Lehigh University’s College of Business and Economics has staked its claim at the intersection of business and technology. And perhaps the most important technological innovation that is changing the business landscape both today and in the foreseeable future is business analytics—the way we create and organize data to help in decision-making.
One way we addressed this change is a comprehensive redesign of our undergraduate core curriculum. Business analytics is one of three primary areas of emphasis we strengthened to better equip our students with the skills they need to thrive in today’s highly competitive business environment. The other areas are business communication and leadership and teamwork.
The faculty team that worked so hard on the curriculum redesign for a year-and-a-half believed business analytics was so critical that they recommended adding courses from freshman through junior year that will take students from the basics of programming to being able to translate data into persuasive narratives. They will then be able to integrate what they’ve learned about business analytics in their capstone course during their senior year.
As dean, one of the things I find so exciting is that students will now take a sequence of required courses that will build business analytics into a real strength for them throughout their undergraduate studies, rather than just taking one or two courses early and then forgetting it.
Learning How to Turn Data into Information
The new core curriculum will guide the education of students entering Lehigh’s College of Business and Economics starting in the Fall of 2019, and we are already hiring faculty to teach the new courses.
The educational journey through our new business analytics sequence will look like this:
- First year students will take Business Analytics I to learn hands-on programming, as well as the basic concepts of collecting, organizing, exploring, and understanding complex data. Learning how to program is an essential skill for business people. It’s no longer the provenance of computer scientists. Business undergraduates don’t have to become computer scientists. But they have to know the basics of programming. And even in this introductory course, students will begin to focus on how data is structured to optimize business decision-making.
- Sophomore year, Introduction to Information Systems will take students deeper into the technical and managerial aspects of information systems that enable firms to compete efficiently.
- Junior year, Business Analytics II will build on what students learned previously by having them dive into hands-on data analysis, teaching them techniques and algorithms to create effective visualizations to support business analysis.
- Also in junior year, we’ve created a new communication course that I think is the most important addition to our undergraduate curriculum—Storytelling Through Data. Being able to tell a story using data is one of most important things a young person starting out in business can do. There’s a phrase I’ve heard that I truly do like: We are drowning in data, but starving for information. Our students have to be able to create the data, organize it, visualize it, and then be able to explain what it means—verbally, in writing, or through graphics—so that other people can understand it. That’s how you turn data into information that can be used effectively in business decision-making.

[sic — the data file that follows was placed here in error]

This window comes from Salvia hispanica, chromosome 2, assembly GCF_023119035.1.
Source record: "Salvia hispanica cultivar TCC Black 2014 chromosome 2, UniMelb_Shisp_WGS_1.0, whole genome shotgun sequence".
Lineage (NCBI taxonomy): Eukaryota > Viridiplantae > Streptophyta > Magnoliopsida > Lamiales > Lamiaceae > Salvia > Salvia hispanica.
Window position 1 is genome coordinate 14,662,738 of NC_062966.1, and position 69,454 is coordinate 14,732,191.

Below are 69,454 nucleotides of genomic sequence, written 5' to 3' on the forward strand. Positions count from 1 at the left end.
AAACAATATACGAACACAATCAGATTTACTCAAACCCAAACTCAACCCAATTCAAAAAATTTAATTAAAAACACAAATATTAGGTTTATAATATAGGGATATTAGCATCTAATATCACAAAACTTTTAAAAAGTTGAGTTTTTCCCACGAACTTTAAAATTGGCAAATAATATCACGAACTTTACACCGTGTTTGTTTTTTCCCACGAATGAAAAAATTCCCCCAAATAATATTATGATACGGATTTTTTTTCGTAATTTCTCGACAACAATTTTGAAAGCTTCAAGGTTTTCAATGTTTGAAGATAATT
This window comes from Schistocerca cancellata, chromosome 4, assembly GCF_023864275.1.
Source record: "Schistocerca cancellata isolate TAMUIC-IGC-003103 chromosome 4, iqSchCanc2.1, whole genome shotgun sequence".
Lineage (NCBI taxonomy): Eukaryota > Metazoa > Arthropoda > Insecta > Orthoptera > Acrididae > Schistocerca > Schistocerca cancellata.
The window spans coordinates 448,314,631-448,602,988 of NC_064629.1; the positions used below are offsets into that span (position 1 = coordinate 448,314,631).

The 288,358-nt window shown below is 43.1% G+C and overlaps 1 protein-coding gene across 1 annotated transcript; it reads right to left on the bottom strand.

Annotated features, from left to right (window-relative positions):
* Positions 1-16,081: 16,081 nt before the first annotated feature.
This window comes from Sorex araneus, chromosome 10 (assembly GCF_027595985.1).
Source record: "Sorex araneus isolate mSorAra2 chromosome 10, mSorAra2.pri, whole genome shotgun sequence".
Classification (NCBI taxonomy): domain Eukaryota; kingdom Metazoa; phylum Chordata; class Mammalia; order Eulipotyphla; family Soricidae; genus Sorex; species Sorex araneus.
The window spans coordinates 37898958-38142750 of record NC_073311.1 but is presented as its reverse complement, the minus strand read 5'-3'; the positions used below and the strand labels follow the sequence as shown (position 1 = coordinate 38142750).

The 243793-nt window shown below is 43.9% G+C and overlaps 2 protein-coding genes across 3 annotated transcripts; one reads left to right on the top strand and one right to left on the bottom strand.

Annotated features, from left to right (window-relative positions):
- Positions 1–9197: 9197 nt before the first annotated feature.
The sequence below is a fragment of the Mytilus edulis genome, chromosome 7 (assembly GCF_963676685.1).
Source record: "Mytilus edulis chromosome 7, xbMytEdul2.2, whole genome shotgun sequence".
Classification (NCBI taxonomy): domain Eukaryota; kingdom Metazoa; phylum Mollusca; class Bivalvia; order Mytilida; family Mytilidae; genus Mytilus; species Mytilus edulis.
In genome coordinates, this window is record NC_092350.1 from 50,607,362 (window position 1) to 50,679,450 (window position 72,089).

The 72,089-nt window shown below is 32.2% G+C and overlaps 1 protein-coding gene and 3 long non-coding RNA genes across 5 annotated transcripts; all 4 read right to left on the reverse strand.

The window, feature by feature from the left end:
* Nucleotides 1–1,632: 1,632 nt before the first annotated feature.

The Intersection of Business and Technology
When I talk about how our college is positioned where business and technology meet, I often use the analogy of a river, with business on one side and technology on the other. You have some people who just want to be on one side of the river or the other. You have some people who want to be able to cross a bridge and meet the other side halfway. And then you have some people who are just swimming right down the center of the river on their own.
Our goal as a business college is to get all of our business students, regardless of major, to walk at least halfway across that bridge. There is not one business that remains untouched by technology, so sitting comfortably on one side of the river is no longer an option—unless you want to be left behind.
Making business analytics the core in our new core curriculum will help all of our students gain the technology skills today’s business environment demands. It also complements our new courses in business communication—which address the specific need to be clear, concise, professional, and persuasive in everything from memos to presentations—and leadership and teamwork—which teach the skills necessary to work effectively in teams during sophomore year and then focus on increasing the capacity for leadership in students’ junior year.
However, I should note that one of the things we learned in undertaking a complete core curriculum redesign is the continuing importance of teaching business students the fundamentals. Undergraduate students still need to take managerial accounting and economics, for example. And I assure you, the fundamentals remain strong at Lehigh’s business college.
Building on that firm foundation, the new additions to our core curriculum in business analytics, communication, and leadership and teamwork will sharpen the competitive edge our students will need to lead in the business world of tomorrow.
And we are committed to making business analytics an integral strength of the College of Business and Economics—now and in the future.